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June FDA Warning Letter Updates
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The FDA has been hard at work this month, having released an ‘Untitled Letter’ (also known as a Warning Letter) to Citius Pharmaceuticals as well as new FDA social guidelines, which the I&I department has been reading with a fine-tooth comb this past week. Below is a quick summary of the Warning Letter that was released this week. The actual letter and violating promotional materials can be found here.
What we are seeing:
• One pharmaceutical company’s webpage violated three FDA regulations: omission of risk information, unsubstantiated efficacy claims, and omission of material facts.
• The FDA does not consider the statement “Click here for full Prescribing Information” as a ‘catch-all’ for promotional materials that are considered risky when it comes to omission of risk.
• This is a trend that the FDA has been noting a good amount recently.
Medication: Suprenza (phentermine hydrochloride) orally disintegrating tablet
Company: Citius Pharmaceuticals
Indication: Suprenza is indicated as a short-term (a few weeks) adjunct in a regimen of weight reduction based on exercise, behavioral modificationm and caloric restriction in the management of exogenous obesity for patients with an initial body mass index greater than or equal to 30 kg/m2, or greater than or equal to 27 kg/m2 in the presence of other risk factors (e.g., controlled hypertension, diabetes, hyperlipidemia).
Materials: Webpage’s homepage
Violations: Omission of Risk Information, Unsubstantiated Efficacy Claims, and Omission of Material Fact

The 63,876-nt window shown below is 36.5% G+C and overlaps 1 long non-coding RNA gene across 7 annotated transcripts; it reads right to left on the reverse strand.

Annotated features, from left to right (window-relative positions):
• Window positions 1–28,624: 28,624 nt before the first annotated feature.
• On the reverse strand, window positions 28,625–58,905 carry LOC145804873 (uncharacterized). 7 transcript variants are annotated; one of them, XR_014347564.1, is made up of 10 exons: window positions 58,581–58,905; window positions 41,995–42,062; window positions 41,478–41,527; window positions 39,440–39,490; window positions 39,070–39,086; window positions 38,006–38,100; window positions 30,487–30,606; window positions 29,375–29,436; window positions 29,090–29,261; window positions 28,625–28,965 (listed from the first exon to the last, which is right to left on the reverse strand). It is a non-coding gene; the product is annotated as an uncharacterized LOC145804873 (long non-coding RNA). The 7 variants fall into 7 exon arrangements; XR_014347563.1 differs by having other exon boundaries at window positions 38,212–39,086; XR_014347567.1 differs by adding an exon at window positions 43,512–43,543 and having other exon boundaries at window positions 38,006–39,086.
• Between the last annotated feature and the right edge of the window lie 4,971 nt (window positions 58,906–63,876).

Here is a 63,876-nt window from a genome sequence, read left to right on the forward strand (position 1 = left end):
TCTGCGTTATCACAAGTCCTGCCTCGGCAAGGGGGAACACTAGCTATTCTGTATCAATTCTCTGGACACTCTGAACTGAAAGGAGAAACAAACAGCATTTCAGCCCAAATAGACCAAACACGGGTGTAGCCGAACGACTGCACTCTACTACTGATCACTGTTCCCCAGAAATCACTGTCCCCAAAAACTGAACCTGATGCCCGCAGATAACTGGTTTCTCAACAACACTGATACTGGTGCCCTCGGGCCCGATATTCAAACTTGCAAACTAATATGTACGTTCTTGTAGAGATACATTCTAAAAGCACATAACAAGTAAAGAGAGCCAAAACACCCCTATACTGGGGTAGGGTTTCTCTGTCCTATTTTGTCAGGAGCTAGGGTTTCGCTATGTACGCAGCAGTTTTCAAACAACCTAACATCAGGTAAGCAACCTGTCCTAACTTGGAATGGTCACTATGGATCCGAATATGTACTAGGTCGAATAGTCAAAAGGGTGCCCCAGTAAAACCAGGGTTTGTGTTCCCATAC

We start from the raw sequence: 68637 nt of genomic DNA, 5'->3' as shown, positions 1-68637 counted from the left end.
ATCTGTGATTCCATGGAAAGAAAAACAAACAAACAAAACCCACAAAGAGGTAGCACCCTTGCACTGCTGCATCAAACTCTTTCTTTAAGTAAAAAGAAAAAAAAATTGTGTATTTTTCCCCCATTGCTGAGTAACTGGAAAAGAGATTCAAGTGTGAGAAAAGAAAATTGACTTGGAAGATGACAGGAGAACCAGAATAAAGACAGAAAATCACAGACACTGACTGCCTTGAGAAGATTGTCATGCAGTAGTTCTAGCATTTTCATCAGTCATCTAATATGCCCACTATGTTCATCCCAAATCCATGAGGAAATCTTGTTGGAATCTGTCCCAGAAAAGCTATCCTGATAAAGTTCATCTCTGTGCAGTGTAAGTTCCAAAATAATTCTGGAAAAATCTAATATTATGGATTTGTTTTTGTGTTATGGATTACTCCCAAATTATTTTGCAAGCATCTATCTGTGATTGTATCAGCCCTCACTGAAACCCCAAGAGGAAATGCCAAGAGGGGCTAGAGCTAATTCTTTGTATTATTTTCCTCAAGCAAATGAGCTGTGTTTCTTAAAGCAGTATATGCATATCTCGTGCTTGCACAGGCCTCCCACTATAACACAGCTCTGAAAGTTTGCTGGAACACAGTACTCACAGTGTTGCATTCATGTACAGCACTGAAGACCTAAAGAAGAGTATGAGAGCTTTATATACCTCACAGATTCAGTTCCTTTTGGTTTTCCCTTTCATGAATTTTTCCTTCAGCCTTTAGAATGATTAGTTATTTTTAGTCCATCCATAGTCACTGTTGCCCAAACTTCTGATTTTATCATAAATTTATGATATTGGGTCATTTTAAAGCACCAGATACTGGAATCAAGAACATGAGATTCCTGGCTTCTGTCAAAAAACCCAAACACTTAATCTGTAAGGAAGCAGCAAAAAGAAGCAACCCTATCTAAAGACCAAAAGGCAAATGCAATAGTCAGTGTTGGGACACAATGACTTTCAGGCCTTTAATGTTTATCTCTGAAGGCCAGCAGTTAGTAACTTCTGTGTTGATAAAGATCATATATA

• Omission of Risk Information: Suprenza’s webpage was misleading because it included numerous efficacy claims and presentations for the drug, but it omitted all of the contraindications and adverse reactions associated with its use. This webpage did contain information about the risk of co-administration with other weight loss drug products, but it failed to disclose any of the other warnings and precautions associated with the drug. Furthermore, even though it stated “Click here for full Prescribing Information,” this does not mitigate the misleading omission of risk information.
• Unsubstantiated Efficacy Claims: This webpage uses imagery and language surrounding the word “LEAN,” such as a woman squeezing together lettered blocks that spell “LEAN” and claims like “Stay on course for success with the Suprenza LEAN Program” or “It’s time to take control … and get LEAN.” The use and presentation with the word “LEAN” results in an unsubstantiated efficacy claim because it misleadingly suggests that patients will become “LEAN” as a result of taking Suprenza. However, there are no substantial evidence or clinical trials that support this implication. “LEAN” is commonly understood to mean thin, slim, or slender, which is not associated with any of the clinical endpoint in Suprenza’s studies.
• Omission of Material Facts: Suprenza’s webpage makes representations about Suprenza’s use for weight loss, but it misleadingly omits material information regarding the FDA-approved indication for the drug. Specifically, this webpage failed to disclose the minimum initial body mass index (BMI) that is required for treatment with Suprenza.
Stay tuned for more from the Insights & Innovation department on the FDA’s most recent social guidelines!